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S. Korean envoy to Nepal calls for continued search efforts for 4 missing in Himalayas


KATHMANDU/SEOUL -- South Korea's top envoy to Nepal has asked Nepalese authorities to continue efforts to find four South Koreans missing after an avalanche in the Himalayas, amid slow progress in search operations owing to bad weather.

Monday's air and ground searches for the four people missing at the Annapurna trekking site were called off for the day as unfavorable weather conditions blocked officials from approaching the scene where the missing people are believed to be trapped.

The school teachers from South Korea's central South Chungcheong Province went missing after a snowslide struck the popular trekking route in northwestern Nepal on Friday. Three Nepalese guides also remain unaccounted for.

"Although the situation is difficult due to the risk of more snowslides, I ask the Nepalese government to make continued efforts so that the four missing people can be found," Ambassador to Nepal Park Young-sik said in a press conference held in Pokhara, a city near Mount Annapurna, later on Monday.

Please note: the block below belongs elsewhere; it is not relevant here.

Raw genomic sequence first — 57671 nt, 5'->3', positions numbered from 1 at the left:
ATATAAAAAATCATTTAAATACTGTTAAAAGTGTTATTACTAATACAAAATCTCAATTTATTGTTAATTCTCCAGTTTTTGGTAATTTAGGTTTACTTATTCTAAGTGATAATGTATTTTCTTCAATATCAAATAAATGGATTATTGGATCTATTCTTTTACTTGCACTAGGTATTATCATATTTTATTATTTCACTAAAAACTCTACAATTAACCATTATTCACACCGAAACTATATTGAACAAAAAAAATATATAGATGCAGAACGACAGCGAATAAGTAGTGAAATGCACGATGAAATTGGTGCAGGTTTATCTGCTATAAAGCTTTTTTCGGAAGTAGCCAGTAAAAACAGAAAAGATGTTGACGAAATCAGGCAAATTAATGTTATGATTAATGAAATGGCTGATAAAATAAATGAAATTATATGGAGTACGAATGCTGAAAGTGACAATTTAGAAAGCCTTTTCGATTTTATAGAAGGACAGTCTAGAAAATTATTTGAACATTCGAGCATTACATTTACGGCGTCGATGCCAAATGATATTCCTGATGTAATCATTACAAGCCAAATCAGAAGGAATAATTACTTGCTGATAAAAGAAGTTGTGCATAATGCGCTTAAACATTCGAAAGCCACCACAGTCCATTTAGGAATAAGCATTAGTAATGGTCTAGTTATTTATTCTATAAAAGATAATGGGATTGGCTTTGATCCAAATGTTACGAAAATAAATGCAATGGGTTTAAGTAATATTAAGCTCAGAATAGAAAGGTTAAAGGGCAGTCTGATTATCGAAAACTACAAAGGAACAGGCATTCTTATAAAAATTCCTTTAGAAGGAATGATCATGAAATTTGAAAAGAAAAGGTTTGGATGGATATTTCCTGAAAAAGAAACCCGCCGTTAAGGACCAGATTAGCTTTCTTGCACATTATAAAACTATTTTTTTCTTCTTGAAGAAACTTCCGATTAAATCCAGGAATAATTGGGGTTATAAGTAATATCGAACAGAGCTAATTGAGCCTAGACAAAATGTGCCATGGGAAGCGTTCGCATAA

Also speaking to local and foreign media was Dan Bahadur Karki, police chief of Nepal's Kaski district.

Park expressed concerns that a prolonged search could tire the rescue team out, as well as some 20 residents from the area who have also been helping out in the search.

"That is what worries the families of the missing people as well," he added.

Karki, who's in charge of the rescue work, said that the rescue team has marked two spots at the accident site that reacted to signals sent from its electronic detectors.

The reactions could have come from electronic devices that belong to the missing people, suggesting that's where the four South Koreans are likely located, the police chief said.

The police chief said the rescue team has secured a red plastic bag and an unidentified yellow item that are believed to be belongings of the missing people.

He also did not rule out the possibility of survival but said that future operations will depend on weather conditions.

Nepalese officials have mobilized military personnel and helicopters for the search operations. But heavy snowfall and additional avalanches that occurred following the accident have been hampering the rescue efforts.

An official from Nepal's tourism ministry said earlier that the search could take at least a few weeks as the weather needs to clear for the operation to speed up the process.

The four missing -- two women in their 30s and 50s and two men in their 50s -- were among a nine-member team on a trekking course in the Deurali part of the Annapurna Base Camp when the avalanche engulfed them. The five others were rescued by a chopper from a nearby lodge.

The teachers were part of a 39-member volunteer team dispatched to Nepal by the education office of South Chungcheong Province. (Yonhap)